For Angela, this is a way of doing things for others that she would want others to do for her loved ones, if it were necessary.

“If anything like that, a fire or something, happened to my loved ones, I would want someone to be there to help them, so this is a way I can reach out to help others,” she says.

Angela describes the work of a disaster services volunteer as fulfilling yet challenging, as many situations can be emotional, working with individuals who have suffered losses such as homes or pets.

“Some of them break down and cry, you just kind of have to listen and see where you can help, what you can say if anything and how to respond and just comfort them as best you can,” she says.

Angela recommends volunteering with the Red Cross, as it is “a great opportunity, and a way to comfort and help other people who have gone through a hard time.”

Visit redcross.org/volunteer to join her on the disaster response team. Thank you, Angela for your service to the community as a volunteer!

Written by Illinois Region Communications Manager Brian Williamsen

Coordinating the Response: Laura Templeton

Laura Templeton is a volunteer for the American Red Cross in the South Central Illinois chapter.

Laura started volunteering with the Red Cross in November 2009 and became a duty officer on the disaster response team, a couple of years later.

Duty officers play a key role in our disaster response operations. Laura enjoys coordinating the response after a disaster.

“I like speaking with the first responders and verifying the information, getting a description of the damage, then calling the volunteer responders. It’s gratifying to be able to coordinate the whole thing and just be able to get assistance to our clients. I feel passionate about it.”
-Laura Templeton

Laura adds that facilitating canteen requests for firefighters and other first responders during disaster response situations is something she enjoys doing, as part of her duty officer role.

90% of the Red Cross workforce are volunteers. To join Laura as a duty officer, or to find another opportunity with us, visit redcross.org/volunteer and browse the volunteer opportunities.

As for activities in her free time, Laura enjoys hiking and traveling, but more than that, “I love interacting with friends and going out for a cup of coffee. That’s my favorite thing,” she says.

Thank you, Laura for all you do!

Written by Illinois Region Communications Manager Brian Williamsen

Volunteer Spotlight: Valentina Logan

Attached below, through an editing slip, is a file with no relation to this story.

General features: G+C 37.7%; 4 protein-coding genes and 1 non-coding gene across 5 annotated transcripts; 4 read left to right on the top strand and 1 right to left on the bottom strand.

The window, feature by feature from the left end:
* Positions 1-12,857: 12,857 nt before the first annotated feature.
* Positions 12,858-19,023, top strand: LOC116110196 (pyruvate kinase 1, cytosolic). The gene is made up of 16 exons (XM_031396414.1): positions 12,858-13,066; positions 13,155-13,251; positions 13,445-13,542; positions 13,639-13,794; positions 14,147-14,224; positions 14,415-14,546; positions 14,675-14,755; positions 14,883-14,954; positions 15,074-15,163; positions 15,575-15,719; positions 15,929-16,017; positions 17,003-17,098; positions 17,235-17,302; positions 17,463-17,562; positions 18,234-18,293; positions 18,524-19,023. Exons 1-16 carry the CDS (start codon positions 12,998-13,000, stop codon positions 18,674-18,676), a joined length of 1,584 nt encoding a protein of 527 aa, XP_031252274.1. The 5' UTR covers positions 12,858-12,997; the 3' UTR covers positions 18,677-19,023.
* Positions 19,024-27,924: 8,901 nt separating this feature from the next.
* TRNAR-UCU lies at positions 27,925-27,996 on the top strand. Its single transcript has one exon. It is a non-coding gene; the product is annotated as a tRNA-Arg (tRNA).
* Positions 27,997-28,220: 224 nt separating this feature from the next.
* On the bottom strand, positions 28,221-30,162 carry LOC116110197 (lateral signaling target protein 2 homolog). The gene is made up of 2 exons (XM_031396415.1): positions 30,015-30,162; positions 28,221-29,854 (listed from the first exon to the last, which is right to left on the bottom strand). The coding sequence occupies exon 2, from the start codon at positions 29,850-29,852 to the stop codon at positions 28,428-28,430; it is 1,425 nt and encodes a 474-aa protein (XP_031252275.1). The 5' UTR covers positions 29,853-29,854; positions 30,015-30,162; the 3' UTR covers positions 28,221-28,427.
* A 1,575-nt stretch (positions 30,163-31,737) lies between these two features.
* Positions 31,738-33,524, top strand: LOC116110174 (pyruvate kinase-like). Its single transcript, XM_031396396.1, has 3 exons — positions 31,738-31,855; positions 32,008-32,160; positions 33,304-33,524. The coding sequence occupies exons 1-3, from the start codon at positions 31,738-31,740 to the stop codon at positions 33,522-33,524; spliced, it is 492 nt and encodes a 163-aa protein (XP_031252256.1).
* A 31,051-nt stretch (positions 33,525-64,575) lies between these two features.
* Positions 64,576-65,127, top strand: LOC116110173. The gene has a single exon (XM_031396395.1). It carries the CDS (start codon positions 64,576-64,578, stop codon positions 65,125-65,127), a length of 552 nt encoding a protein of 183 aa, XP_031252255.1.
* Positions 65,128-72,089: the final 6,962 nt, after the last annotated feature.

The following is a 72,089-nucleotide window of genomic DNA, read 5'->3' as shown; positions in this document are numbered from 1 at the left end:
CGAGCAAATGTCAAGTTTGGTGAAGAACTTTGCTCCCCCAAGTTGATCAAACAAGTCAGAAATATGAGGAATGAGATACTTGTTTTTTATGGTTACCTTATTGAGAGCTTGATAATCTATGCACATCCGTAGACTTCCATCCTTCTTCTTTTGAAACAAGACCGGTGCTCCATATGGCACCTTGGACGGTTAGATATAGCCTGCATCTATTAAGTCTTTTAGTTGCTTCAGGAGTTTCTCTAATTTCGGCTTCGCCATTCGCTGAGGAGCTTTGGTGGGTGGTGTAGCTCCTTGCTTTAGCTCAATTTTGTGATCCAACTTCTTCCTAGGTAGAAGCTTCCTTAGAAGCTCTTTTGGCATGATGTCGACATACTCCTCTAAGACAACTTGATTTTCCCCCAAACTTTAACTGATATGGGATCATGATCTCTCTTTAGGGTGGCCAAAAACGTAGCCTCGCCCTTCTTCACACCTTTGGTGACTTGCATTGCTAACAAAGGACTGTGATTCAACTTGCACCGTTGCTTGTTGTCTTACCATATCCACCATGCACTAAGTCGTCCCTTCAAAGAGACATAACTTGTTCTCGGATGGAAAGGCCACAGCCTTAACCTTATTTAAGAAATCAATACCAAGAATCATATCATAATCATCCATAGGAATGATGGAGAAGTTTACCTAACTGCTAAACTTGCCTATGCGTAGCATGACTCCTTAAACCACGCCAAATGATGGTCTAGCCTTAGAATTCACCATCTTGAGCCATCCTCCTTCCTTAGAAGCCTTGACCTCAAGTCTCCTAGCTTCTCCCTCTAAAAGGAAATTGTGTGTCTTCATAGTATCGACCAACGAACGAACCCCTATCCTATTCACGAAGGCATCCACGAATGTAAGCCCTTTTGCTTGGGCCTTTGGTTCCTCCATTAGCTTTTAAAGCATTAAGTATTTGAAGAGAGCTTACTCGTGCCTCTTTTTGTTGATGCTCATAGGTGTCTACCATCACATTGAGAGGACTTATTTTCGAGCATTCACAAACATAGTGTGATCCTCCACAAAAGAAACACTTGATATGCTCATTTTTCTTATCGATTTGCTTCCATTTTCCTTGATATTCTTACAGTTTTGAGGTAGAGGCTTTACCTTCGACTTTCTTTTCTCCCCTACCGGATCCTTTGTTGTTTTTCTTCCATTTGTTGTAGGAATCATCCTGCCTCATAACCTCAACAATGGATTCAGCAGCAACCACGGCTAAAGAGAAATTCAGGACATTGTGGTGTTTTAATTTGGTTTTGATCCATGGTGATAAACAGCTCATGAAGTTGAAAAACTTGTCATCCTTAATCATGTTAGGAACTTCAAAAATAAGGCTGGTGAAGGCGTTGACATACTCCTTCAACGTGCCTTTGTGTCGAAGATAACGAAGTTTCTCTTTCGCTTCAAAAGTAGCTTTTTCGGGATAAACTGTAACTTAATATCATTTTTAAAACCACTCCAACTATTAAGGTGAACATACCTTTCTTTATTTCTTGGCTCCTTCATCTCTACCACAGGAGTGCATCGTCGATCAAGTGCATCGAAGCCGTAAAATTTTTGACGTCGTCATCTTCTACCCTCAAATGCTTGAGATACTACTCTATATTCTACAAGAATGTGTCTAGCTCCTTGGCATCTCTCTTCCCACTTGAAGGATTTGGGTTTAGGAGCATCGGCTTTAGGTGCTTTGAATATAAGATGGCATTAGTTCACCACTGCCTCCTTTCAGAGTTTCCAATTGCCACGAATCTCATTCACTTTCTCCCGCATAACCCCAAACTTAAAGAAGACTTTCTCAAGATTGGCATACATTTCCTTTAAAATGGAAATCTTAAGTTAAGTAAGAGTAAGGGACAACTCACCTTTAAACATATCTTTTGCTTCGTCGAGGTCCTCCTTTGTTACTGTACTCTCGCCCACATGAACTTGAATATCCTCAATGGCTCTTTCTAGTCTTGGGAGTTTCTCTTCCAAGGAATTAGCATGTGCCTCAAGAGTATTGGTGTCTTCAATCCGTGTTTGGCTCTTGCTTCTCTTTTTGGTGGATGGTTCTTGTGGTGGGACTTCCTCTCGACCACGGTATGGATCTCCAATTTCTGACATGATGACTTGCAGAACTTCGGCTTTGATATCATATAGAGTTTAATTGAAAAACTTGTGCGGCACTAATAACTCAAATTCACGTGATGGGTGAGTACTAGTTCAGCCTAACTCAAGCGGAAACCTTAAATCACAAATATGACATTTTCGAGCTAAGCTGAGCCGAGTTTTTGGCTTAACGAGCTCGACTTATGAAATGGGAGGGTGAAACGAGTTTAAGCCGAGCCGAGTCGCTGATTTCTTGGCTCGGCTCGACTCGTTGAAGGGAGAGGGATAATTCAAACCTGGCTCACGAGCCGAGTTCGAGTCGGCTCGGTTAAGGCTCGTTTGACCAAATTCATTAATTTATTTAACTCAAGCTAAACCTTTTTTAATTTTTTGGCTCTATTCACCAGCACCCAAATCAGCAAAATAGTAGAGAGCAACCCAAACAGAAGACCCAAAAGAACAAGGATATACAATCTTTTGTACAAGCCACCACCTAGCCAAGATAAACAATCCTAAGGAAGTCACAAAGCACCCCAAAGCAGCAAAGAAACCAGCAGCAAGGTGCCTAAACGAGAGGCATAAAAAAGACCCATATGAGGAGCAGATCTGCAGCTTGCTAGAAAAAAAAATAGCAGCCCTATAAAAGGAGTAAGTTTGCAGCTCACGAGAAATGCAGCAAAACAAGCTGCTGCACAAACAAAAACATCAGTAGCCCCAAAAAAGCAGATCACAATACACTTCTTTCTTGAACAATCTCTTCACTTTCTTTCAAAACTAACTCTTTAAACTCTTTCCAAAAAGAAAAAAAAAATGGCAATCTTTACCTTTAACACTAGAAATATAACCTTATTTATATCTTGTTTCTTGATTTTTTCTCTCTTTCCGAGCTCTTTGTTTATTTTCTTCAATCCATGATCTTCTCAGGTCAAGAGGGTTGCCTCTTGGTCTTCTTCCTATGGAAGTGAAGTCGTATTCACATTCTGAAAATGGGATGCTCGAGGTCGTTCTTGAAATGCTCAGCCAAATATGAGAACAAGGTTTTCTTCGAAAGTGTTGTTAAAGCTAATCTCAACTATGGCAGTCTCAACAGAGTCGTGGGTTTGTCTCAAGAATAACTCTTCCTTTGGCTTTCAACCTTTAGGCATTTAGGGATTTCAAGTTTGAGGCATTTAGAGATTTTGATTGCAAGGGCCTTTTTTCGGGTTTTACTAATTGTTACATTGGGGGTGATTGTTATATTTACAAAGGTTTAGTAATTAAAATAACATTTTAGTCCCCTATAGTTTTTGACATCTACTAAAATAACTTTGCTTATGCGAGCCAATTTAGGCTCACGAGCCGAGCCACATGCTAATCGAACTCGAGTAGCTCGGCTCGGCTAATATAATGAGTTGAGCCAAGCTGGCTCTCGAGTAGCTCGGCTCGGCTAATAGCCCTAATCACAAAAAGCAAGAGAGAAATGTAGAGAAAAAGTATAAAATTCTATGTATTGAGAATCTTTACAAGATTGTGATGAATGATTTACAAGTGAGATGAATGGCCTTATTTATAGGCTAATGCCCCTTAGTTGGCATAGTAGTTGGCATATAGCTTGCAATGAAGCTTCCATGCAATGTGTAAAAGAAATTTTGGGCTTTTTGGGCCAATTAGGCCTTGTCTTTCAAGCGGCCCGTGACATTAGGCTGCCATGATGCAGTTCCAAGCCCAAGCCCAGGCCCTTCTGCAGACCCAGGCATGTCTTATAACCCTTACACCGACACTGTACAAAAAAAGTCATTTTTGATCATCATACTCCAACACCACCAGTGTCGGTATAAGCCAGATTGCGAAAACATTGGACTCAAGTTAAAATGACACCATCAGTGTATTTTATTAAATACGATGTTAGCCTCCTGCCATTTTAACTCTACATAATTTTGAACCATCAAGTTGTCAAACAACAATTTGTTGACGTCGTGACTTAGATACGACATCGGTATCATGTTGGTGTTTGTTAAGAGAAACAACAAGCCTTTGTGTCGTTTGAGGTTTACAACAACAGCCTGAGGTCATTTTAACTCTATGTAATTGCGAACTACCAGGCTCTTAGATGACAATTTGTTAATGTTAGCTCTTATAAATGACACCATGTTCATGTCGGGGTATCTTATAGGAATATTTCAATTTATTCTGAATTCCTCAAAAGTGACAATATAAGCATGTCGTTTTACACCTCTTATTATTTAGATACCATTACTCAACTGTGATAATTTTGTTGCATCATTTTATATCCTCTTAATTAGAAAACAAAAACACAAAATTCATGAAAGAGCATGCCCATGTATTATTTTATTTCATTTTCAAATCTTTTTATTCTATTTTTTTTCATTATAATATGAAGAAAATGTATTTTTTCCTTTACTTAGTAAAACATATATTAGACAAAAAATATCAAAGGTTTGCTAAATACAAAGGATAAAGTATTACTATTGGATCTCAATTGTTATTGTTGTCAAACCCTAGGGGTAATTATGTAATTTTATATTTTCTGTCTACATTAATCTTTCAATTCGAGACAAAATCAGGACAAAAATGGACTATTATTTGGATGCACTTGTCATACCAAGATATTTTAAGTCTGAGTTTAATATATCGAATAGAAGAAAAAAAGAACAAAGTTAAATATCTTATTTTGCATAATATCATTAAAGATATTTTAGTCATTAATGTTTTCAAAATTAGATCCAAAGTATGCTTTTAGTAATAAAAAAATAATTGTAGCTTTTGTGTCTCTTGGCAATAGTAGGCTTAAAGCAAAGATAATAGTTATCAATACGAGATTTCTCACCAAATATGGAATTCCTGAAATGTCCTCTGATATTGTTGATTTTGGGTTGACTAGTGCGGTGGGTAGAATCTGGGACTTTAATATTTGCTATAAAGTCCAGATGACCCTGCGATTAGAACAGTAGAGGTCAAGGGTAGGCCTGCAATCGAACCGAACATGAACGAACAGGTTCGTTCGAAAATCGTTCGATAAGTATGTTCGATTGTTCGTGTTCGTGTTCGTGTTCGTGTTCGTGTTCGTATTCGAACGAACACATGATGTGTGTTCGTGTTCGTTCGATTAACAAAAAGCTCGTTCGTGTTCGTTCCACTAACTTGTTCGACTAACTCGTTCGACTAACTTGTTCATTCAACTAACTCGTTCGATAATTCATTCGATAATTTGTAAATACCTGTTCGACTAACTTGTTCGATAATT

Valentina Logan is a devoted volunteer from Macon County, Illinois near Decatur. Though she is new to the Red Cross community, she has been an advocate for volunteering most of her life.

Her passion for volunteering came from working with the Special Olympics. During the COVID-19 pandemic, Valentina got the opportunity to follow her dream of working for the Red Cross. 

With her love for helping people, she found a role as a community volunteer leader. Her job includes installing smoke alarms, responding to disaster action calls and leading her teams after disasters. As Valentina reflected on her role in the Red Cross, she was reminded of how much joy this job can bring – not only to the people in need, but to those who are sent out to help. 

“I handed the family in need a gift card and when I did that, I saw them get emotional. Giving them this gift and seeing their emotion made me emotional. This was my first time helping a family that was in dire need of assistance and a place to stay.”
-Valentina Logan

This scenario is what Valentina strives for others to feel. She is motivated to get others to experience the joys of what the Red Cross can bring to people. 

“There is no price you can put on the feeling of helping people,” she said. “The Red Cross was the ultimate helper. They help in so many ways.” 

Valentina plans on recruiting as many people as she can and learning more about the different facets of the Red Cross. As a supporter of what this organization does, she hopes others will take a chance to “feel the love” that comes with volunteering.

To browse our volunteer opportunities, click here.

Written by Communications Intern Julie Piz

Help Can’t Wait: Home Fire Response

Fire destroyed Debbie Barger’s Benton, Illinois home earlier this year. Jane Perr was there to help.

Take a look at this video to learn more about why Jane loves what she does as a disaster volunteer, and to hear why her efforts made a big impact on Debbie.

Volunteers like Jane make up 90 percent of our workforce. Please visit redcross.org/volunteer to sign up as a volunteer and to learn more about what we do to help people after a disaster. Thank you for supporting the American Red Cross!

Volunteer Neal Levin Celebrates 51 Years with the Red Cross

The Red Cross of Illinois is fortunate to have so many dedicated volunteers who have been working with us for years. One of this volunteers is Neil Levin, who has been volunteering with the Red Cross for 51 years!